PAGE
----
Pre-petition term loan lenders, which are expected to recover approximately 70.8%, would get 76.25% of the reorganized equity, while those who participate in the $60 million new-money DIP financing would get an additional 15% of the new equity, court filings show. Holders of its unsecured notes, which have an estimated recovery of 4.4%, would receive around 8.75% of the reorganized equity, in addition to warrants.

The issuer’s originally $520 million covenant-lite TLB was placed in October 2012 to back Clayton, Dubilier & Rice’s acquisition of the retailer from Leonard Green & Partners, which retained a minority stake in the business.

The company said it has sufficient liquidity to meet its business obligations, noting that it has obtained commitments for $60 million in new DIP financing from its current term loan lenders and a recommitment of its existing $125 million ABL revolving credit facility.

A confirmation hearing is set for Jan. 7 ahead of expected emergence from bankruptcy in early January. — Rachelle Kakouris

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Leveraged Loan Default Rate Dips Again After Third Straight Blemish-Free Month

leveraged loan defaults

For a third consecutive month there were no new defaults among constituents of the S&P/LSTA Leveraged Loan Index. Consequently, the default rate fell to a 10-month low of 1.81% in September, from 1.99% in August.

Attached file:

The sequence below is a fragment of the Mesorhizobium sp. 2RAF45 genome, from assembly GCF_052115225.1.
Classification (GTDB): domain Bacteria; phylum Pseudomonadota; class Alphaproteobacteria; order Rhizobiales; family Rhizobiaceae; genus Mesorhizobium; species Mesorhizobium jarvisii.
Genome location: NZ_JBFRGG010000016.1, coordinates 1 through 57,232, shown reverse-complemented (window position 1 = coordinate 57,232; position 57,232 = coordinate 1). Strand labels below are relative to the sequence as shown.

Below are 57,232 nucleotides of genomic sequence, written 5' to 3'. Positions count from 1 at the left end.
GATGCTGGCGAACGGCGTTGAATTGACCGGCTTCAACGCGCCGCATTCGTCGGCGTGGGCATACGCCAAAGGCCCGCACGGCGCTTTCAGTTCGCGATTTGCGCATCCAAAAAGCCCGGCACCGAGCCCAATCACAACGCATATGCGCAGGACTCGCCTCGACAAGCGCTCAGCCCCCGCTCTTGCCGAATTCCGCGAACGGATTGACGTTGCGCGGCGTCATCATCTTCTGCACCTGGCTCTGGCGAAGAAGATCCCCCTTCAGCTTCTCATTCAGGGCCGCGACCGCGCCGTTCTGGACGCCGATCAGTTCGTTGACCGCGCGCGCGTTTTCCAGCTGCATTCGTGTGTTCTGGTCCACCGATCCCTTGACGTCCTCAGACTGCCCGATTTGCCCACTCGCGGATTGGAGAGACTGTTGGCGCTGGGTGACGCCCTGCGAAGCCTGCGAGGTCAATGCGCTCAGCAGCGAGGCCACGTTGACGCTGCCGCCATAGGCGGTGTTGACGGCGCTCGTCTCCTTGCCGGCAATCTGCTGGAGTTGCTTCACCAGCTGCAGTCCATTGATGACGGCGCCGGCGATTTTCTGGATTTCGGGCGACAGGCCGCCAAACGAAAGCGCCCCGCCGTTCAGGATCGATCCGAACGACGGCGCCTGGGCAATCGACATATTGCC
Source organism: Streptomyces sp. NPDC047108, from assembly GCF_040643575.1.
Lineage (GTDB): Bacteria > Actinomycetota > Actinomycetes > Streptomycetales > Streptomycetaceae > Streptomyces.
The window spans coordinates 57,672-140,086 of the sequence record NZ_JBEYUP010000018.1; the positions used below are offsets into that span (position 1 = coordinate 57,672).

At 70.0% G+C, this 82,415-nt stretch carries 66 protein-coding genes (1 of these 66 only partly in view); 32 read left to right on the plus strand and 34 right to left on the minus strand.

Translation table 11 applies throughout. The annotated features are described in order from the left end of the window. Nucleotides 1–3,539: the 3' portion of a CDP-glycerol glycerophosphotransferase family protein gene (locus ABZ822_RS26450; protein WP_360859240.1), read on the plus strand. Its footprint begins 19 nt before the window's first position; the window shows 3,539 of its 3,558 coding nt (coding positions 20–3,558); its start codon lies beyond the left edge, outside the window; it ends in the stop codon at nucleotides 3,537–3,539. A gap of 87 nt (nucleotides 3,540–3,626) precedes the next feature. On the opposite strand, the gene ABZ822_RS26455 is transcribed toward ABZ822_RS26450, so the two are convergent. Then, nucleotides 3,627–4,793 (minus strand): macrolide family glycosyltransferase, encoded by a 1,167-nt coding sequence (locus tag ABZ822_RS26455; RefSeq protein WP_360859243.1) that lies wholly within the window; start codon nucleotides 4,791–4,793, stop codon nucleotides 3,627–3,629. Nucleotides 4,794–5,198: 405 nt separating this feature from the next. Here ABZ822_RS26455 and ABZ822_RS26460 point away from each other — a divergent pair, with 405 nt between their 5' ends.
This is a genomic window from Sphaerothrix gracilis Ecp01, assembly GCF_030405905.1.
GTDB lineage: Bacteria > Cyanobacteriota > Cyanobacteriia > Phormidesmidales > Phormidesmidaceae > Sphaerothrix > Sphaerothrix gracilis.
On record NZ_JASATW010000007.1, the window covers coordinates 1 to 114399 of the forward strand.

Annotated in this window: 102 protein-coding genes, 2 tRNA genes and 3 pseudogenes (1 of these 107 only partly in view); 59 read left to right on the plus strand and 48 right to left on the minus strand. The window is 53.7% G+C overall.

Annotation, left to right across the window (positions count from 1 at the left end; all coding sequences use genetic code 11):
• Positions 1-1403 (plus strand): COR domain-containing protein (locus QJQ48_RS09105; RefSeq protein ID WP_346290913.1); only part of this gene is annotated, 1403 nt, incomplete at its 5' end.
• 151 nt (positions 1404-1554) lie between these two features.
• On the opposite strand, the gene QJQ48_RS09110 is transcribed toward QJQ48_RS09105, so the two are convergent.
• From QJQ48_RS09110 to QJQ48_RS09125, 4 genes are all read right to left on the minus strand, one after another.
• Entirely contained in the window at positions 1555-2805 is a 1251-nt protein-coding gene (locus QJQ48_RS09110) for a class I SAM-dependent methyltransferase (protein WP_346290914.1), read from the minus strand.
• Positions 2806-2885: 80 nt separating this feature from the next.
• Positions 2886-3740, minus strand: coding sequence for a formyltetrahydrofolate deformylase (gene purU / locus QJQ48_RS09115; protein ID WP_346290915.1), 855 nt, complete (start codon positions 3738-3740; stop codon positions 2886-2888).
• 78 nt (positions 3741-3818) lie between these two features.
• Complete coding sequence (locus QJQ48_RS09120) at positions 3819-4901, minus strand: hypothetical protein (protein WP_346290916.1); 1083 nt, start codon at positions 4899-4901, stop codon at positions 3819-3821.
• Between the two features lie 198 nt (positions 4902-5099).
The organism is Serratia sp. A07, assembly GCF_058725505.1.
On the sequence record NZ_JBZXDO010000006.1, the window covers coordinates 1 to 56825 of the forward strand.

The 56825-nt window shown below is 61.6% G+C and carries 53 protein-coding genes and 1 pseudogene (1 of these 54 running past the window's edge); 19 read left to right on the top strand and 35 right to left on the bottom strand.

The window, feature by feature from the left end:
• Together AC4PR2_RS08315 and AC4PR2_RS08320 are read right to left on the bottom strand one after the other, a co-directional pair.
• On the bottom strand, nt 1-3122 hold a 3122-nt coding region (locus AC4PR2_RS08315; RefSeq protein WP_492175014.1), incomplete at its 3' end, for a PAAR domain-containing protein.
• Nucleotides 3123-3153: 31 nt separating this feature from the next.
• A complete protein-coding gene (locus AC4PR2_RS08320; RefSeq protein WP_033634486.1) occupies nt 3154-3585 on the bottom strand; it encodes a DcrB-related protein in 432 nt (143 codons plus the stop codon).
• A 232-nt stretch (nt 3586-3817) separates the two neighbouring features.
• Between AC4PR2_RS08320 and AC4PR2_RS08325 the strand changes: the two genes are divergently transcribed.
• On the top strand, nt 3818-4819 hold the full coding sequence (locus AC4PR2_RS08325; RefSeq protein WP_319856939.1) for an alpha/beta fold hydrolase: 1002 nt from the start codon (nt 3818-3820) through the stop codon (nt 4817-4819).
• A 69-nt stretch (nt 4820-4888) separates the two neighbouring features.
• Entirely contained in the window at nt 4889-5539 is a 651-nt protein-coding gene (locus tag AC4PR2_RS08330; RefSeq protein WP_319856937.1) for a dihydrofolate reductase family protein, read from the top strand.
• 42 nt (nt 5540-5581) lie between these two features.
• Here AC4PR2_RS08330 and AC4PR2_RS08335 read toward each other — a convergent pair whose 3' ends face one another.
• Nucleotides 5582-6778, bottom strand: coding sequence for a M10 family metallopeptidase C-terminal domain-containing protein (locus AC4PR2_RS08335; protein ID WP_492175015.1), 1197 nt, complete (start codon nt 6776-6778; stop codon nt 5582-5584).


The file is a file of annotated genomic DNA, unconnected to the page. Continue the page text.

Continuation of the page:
Though the rate has declined significantly from the three-year high of 2.42% at the end of March, it remains well inside the 3% historical average where, as detailed below in LCD’s quarterly default survey of loan portfolio managers, it is expected to stay for a couple more years.

By issuer count, the default rate fell to 1.59%, down from 1.71% at the end of August.

This marks the first three-month default-free streak in the Index since August 2014, though some potential situations loom.

The well-flagged 30-day grace period on American Tire’s missed Sept. 1 interest payment, for one, is set to expire at the end of September. Tweddle Group, meanwhile, is said to be negotiating a deal to equitize its term loans.

Other Index issuers whose debt is trading in technical distress include American Commercial LinesCaelus EnergyCatalina MarketingEmpire Generating Co.Longview PowerDavid’s BridalFullBeauty BrandsCrossMarkPetcoPhillips Pet Food & SuppliesCTI FoodsDixie ElectricAcademy LtdAcosta, and Revlon, among others. – Staff reports

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US Leveraged Loan Default Rate Holds at Low 1.97%

After a blemish-free July, the default rate for U.S. leveraged loans continues stubbornly low, holding at 1.97%, according to LCD.

The rate has been inside the historical norm of 3.1% since early in 2015, when the behemoth TXU/Energy Future default, which entailed more than $20 billion of outstanding loan debt, was part of the calculation (that issue dropped off the 12-month roll in April 2015).

U.S. leveraged loan defaults have remained scarce as the current issuer-friendly credit cycle heads into its tenth year.

One reason for the lack of defaults: corporate earnings continue robust, enabling borrowers to service debt they incur (unless they refinance it, of course).

Speaking of refinancing: Easy access to leveraged loans is another reason defaults have been rare.

With interest rates rising, institutional and retail investors have been throwing cash into this floating-rate asset class, allowing issuers to quickly refinance existing debt or – more alarming to some – structure the credits with few restrictions. In theory, these covenant-lite loans could allow borrowers to gloss over poor financial performance, with little warning for investors, until the company defaults. – Staff reports

This story was abstracted from analysis by LCD’s Rachelle Kakouris